- Citi proposed winding down its U.K. retail banking business to focus on serving its wealthiest clients through wealth management and personal banking, the bank announced Wednesday.
- Citi would invite clients who qualify to transition to the bank’s private banking services. Citi said it would “support” customers who don’t continue on with the bank, adding that most clients won’t be affected until 2023.
- The bank has just one U.K. retail branch — inside its Europe, Middle East and Africa headquarters in London’s Canary Wharf. The financial impact of the move would be immaterial to Citi, the bank said.
The proposed U.K. retail wind-down comes nearly a year and a half after Citi announced a strategy to exit retail banking in 13 Eastern Hemisphere markets, and instead focus on four markets with high returns: Singapore, Hong Kong, the United Arab Emirates and London. The bank in January said it also planned to drop its Mexico retail-banking footprint.
The bank is still looking to deal its way out of three markets — Mexico, China and Poland — but has found buyers for most of the rest.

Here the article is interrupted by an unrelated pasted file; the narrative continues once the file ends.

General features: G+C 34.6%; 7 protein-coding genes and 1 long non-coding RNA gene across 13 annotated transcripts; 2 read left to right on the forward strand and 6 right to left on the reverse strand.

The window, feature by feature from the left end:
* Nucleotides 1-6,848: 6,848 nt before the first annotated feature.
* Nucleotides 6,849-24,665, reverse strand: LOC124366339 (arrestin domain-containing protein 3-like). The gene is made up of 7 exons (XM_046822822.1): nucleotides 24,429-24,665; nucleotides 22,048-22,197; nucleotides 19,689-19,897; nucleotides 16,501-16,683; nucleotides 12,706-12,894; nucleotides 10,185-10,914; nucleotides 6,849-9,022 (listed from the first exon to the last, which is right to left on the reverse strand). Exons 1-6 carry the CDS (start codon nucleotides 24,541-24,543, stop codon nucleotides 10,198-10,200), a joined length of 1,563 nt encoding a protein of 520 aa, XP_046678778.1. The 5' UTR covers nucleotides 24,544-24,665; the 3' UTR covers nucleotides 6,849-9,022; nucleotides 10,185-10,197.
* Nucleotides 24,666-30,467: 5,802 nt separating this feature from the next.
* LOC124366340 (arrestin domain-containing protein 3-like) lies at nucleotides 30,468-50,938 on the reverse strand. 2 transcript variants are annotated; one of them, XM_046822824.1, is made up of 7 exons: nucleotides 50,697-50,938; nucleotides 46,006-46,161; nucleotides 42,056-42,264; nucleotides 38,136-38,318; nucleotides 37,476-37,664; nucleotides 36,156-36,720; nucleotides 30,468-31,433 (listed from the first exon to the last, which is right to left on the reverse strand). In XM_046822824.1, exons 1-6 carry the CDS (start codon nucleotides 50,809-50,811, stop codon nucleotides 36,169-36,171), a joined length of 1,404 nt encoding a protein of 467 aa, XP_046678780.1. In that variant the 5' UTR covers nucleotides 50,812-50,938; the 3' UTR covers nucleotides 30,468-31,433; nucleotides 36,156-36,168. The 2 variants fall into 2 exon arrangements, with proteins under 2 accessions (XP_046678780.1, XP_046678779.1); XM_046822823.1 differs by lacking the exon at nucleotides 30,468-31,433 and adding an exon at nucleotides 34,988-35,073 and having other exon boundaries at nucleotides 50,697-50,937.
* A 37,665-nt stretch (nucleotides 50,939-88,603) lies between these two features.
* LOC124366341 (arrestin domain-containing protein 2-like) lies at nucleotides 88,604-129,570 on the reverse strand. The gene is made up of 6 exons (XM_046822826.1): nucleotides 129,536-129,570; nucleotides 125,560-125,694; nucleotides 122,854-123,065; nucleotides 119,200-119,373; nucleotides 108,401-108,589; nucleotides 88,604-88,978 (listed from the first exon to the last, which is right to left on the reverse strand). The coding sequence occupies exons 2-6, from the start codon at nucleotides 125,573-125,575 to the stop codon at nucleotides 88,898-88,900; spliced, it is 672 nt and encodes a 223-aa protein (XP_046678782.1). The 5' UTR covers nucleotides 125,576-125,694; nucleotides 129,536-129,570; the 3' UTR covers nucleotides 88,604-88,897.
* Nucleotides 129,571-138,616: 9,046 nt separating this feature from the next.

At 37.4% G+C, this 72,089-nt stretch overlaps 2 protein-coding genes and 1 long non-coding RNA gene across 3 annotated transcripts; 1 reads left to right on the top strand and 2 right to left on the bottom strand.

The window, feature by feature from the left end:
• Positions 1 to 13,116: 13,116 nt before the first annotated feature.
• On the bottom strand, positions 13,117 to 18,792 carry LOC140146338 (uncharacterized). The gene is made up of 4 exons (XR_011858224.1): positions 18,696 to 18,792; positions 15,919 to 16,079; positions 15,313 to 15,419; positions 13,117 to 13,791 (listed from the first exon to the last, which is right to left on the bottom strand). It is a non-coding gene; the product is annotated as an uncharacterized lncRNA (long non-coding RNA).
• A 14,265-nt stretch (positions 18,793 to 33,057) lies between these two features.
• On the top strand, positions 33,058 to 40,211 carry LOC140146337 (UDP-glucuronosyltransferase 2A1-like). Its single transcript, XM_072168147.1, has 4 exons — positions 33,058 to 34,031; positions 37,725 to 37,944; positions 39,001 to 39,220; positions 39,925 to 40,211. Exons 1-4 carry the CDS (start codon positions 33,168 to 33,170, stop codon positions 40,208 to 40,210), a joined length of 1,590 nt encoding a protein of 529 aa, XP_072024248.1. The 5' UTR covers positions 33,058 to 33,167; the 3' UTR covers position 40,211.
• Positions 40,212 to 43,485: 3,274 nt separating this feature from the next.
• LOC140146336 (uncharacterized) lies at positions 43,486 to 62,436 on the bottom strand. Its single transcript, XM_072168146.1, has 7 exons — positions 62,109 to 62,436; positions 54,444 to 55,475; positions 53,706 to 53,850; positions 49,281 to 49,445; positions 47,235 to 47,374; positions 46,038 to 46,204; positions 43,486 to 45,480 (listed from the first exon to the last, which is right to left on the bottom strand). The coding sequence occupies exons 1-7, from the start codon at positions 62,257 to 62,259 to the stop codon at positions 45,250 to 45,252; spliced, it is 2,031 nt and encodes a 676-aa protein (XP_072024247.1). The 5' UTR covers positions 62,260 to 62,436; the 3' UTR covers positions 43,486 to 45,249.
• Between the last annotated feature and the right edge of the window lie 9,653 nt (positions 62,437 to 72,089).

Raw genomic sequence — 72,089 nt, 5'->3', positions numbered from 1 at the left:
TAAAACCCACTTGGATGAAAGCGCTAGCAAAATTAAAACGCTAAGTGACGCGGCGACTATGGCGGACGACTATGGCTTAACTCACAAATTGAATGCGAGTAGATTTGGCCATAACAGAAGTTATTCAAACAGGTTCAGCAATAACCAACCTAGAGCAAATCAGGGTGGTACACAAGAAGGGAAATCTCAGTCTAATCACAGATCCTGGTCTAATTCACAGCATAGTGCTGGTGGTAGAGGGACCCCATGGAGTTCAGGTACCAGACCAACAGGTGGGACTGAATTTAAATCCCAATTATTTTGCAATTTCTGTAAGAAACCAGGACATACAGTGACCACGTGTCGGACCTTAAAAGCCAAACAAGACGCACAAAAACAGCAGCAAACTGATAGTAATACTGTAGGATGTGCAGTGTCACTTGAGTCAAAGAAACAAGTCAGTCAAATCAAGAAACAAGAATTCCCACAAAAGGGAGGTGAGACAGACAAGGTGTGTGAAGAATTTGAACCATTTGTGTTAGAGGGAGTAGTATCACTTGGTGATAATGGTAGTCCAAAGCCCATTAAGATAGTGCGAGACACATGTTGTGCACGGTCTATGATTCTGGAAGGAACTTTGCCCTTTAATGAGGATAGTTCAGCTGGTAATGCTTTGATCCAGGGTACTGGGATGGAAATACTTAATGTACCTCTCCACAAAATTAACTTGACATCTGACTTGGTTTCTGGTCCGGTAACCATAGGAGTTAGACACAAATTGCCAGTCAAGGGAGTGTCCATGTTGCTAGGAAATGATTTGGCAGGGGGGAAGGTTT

The U.K. would be the third market from which Citi has wound down in the past year. It chose to wind down its consumer-banking and local commercial-banking operations in Russia last month — a move expected to cost the bank roughly $170 million. Citi said last November it would wind down in South Korea, incurring an estimated $1.2 billion to $1.5 billion in charges.
While Citi might nix U.K. retail banking, competitors JPMorgan Chase and Goldman Sachs have laid out different plans. Both banks have launched digital banks in the U.K. since 2018, and executives for the former said that by May, the Chase consumer bank had attracted more than a half-million customers.
Retail banking “typically has a lot worse margin profile than wealth management,” Siddharth Singhai, chief investment officer of New York-based investment firm Ironhold Capital, told Reuters. “So it would make sense for [Citi] to just focus on this higher-return-on-capital business."
Citi’s existing U.K. wealth business will manage the retail-exit proposal.